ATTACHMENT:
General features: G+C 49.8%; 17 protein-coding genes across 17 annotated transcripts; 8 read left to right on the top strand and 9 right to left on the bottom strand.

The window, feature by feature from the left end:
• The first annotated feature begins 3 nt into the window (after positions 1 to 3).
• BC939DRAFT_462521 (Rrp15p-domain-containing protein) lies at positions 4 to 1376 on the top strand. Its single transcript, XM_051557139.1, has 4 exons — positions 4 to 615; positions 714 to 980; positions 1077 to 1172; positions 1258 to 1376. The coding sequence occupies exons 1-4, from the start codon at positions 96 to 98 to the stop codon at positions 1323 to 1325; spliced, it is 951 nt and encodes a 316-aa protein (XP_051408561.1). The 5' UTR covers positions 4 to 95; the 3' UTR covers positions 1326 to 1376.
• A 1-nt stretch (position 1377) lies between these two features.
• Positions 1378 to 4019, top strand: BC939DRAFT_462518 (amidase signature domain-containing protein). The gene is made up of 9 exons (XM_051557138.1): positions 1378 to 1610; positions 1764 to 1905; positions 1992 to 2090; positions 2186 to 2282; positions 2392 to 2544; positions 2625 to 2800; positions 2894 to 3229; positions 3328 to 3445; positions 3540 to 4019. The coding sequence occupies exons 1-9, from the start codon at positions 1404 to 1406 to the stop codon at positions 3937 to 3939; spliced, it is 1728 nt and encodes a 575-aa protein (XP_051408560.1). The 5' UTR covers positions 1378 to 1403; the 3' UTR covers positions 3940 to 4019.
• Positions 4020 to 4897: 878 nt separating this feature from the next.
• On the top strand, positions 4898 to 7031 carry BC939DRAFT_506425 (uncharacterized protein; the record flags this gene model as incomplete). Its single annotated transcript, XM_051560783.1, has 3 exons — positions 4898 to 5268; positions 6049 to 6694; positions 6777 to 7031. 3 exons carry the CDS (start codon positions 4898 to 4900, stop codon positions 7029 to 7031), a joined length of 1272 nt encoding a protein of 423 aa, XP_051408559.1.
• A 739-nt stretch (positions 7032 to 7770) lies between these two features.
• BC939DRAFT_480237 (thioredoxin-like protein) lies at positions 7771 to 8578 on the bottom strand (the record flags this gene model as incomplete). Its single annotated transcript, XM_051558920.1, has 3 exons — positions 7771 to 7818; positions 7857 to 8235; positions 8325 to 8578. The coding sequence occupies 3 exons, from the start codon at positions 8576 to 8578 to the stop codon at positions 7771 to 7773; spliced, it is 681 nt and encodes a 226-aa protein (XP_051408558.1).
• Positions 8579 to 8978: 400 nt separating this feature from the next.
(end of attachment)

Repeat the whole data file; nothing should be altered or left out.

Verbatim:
General features: G+C 49.8%; 17 protein-coding genes across 17 annotated transcripts; 8 read left to right on the top strand and 9 right to left on the bottom strand.

The window, feature by feature from the left end:
• The first annotated feature begins 3 nt into the window (after positions 1 to 3).
• BC939DRAFT_462521 (Rrp15p-domain-containing protein) lies at positions 4 to 1376 on the top strand. Its single transcript, XM_051557139.1, has 4 exons — positions 4 to 615; positions 714 to 980; positions 1077 to 1172; positions 1258 to 1376. The coding sequence occupies exons 1-4, from the start codon at positions 96 to 98 to the stop codon at positions 1323 to 1325; spliced, it is 951 nt and encodes a 316-aa protein (XP_051408561.1). The 5' UTR covers positions 4 to 95; the 3' UTR covers positions 1326 to 1376.
• A 1-nt stretch (position 1377) lies between these two features.
• Positions 1378 to 4019, top strand: BC939DRAFT_462518 (amidase signature domain-containing protein). The gene is made up of 9 exons (XM_051557138.1): positions 1378 to 1610; positions 1764 to 1905; positions 1992 to 2090; positions 2186 to 2282; positions 2392 to 2544; positions 2625 to 2800; positions 2894 to 3229; positions 3328 to 3445; positions 3540 to 4019. The coding sequence occupies exons 1-9, from the start codon at positions 1404 to 1406 to the stop codon at positions 3937 to 3939; spliced, it is 1728 nt and encodes a 575-aa protein (XP_051408560.1). The 5' UTR covers positions 1378 to 1403; the 3' UTR covers positions 3940 to 4019.
• Positions 4020 to 4897: 878 nt separating this feature from the next.
• On the top strand, positions 4898 to 7031 carry BC939DRAFT_506425 (uncharacterized protein; the record flags this gene model as incomplete). Its single annotated transcript, XM_051560783.1, has 3 exons — positions 4898 to 5268; positions 6049 to 6694; positions 6777 to 7031. 3 exons carry the CDS (start codon positions 4898 to 4900, stop codon positions 7029 to 7031), a joined length of 1272 nt encoding a protein of 423 aa, XP_051408559.1.
• A 739-nt stretch (positions 7032 to 7770) lies between these two features.
• BC939DRAFT_480237 (thioredoxin-like protein) lies at positions 7771 to 8578 on the bottom strand (the record flags this gene model as incomplete). Its single annotated transcript, XM_051558920.1, has 3 exons — positions 7771 to 7818; positions 7857 to 8235; positions 8325 to 8578. The coding sequence occupies 3 exons, from the start codon at positions 8576 to 8578 to the stop codon at positions 7771 to 7773; spliced, it is 681 nt and encodes a 226-aa protein (XP_051408558.1).
• Positions 8579 to 8978: 400 nt separating this feature from the next.